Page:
Mangrove Lithium has received a $10 million USD ($12.6 million CAD) Series A round to address the emerging deficit of high-purity lithium needed for electric vehicle batteries.
The company will use the investment to build its first commercial-scale plant with the intention of expanding lithium refining capacity in the Western Hemisphere.
“Transitioning to EVs is a critical step in reducing global greenhouse gas emissions.”
Breakthrough Energy Ventures led the round with participation from existing investor BDC Capital’s Cleantech Practice.
Established in 2015 by Bill Gates and a coalition of private investors concerned about the impacts of accelerating climate change, Breakthrough Energy Ventures supports the innovations that will lead the world to net-zero emissions.
“A sufficient supply of high-purity lithium is critical if the world is going to reach over 70 percent EV penetration by 2040,” according to Saad Dara, Mangrove’s CEO.
Simon Moores, CEO of Benchmark Mineral Intelligence, contends that currently lithium demand is growing at three times the speed of lithium supply. “That’s a big problem that needs to be solved, he said.
Lithium hydroxide is becoming the key material for battery production. Its production has previously been cost-prohibitive due to the complex production process. Mangrove’s electrochemical process re-engineers the conventional process to overcome these barriers.
Mangrove’s initial focus is on the lithium brines that represent 60 percent of global deposits. Mangrove’s innovation eliminates complex steps in the conventional refining processes for lithium brines, the company claimed.
Before its Series A raise, Mangrove had raised some $14 million CAD. Between 2016 and 2018, the company was spun out from the Wilkinson Research Group at UBC Engineering, and graduated from Creative Destruction Labs Rockies.
In 2020, the company completed the design and build of its first commercial module, and is currently conducting demonstrations with key lithium customers.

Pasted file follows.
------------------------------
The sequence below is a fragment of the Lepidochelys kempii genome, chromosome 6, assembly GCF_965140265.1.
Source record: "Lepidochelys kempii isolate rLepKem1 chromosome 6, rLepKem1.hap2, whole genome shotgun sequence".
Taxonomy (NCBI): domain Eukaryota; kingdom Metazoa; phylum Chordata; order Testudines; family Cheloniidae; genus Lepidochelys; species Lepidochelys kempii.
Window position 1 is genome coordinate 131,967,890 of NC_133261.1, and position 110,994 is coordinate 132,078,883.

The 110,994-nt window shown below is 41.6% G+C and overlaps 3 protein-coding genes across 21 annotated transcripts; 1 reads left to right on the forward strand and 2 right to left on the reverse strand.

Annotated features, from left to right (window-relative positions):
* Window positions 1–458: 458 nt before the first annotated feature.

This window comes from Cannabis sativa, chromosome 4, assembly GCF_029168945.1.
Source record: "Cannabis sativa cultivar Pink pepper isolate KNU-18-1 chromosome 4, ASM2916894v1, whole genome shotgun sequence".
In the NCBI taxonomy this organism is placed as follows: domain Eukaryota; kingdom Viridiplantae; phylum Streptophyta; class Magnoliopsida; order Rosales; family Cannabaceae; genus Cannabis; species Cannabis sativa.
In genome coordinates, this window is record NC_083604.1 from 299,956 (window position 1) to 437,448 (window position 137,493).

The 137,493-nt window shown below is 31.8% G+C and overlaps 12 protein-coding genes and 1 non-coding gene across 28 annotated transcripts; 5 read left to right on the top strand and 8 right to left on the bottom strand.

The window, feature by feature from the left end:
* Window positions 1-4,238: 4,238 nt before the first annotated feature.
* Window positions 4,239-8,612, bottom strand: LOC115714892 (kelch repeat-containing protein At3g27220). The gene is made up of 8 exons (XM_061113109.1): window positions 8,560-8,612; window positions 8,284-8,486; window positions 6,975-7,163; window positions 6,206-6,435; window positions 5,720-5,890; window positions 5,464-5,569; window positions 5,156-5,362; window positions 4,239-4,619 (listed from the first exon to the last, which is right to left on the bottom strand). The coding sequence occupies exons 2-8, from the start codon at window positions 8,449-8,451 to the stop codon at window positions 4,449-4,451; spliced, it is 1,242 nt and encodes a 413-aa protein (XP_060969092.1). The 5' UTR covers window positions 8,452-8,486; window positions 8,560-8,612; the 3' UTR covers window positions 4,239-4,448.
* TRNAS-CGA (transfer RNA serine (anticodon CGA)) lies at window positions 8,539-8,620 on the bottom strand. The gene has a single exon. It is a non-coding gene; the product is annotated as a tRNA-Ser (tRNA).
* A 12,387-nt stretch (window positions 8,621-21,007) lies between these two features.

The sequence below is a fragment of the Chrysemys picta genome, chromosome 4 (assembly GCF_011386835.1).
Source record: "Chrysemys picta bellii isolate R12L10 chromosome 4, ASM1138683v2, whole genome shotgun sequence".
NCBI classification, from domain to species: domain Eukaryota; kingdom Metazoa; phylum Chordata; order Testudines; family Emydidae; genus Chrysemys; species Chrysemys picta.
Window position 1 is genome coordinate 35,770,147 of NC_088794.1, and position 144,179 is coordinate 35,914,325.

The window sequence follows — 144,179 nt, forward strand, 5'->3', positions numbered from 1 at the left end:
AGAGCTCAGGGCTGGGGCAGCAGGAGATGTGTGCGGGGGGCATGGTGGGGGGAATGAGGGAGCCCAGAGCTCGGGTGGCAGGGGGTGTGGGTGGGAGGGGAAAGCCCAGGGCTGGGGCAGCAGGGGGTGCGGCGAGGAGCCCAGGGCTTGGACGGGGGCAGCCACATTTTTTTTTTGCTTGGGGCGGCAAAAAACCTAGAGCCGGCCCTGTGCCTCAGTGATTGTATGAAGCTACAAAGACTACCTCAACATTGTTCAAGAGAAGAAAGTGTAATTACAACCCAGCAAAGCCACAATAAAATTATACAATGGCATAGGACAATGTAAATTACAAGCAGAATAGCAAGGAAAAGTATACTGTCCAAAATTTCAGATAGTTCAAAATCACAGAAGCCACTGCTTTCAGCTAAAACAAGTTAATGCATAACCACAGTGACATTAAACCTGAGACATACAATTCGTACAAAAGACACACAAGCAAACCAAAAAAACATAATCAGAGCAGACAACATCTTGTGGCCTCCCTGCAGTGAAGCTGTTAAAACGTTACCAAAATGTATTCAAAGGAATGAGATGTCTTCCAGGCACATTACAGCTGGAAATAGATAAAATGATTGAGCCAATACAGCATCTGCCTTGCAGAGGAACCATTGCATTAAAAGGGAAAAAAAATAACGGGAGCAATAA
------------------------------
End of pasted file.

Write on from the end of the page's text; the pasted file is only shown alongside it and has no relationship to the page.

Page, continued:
A declaration at the Glasgow climate conference that seeks to phase out sales of petrol and diesel vehicles by 2040 would mean more than a thirty-fold increase in annual electric vehicle battery demand and a substantial increase in raw material requirements, according to analysis by Benchmark Mineral Intelligence.
The signatories to the Glasgow Declaration, which included General Motors, Volvo, Ford and Mercedes-Benz, said they would “work towards” all sales of new cars and vans being zero-emission globally by 2040, and no later than 2035 in “leading markets.”
If the target is achieved globally it would mean a substantial increase in demand for battery raw materials such as lithium and nickel, according to Benchmark Mineral Intelligence.
To meet the goals set out in the COP26 Glasgow declaration by 2040 would require over seven million tonnes of lithium annually, which is 17 times more than lithium chemical production in 2021, Benchmark’s Lithium Forecast noted.
“Transitioning to EVs is a critical step in reducing global greenhouse gas emissions,” said Carmichael Roberts, business lead, investment committee with Breakthrough Energy Ventures. “Mangrove’s technology solves a huge constraint in electrifying the world’s vehicle fleet by enabling the lowest-cost, highest-purity lithium hydroxide – at a scale of hundreds of millions of vehicles – and can be applied throughout the supply chain.”
Featured image by Kumpan Electric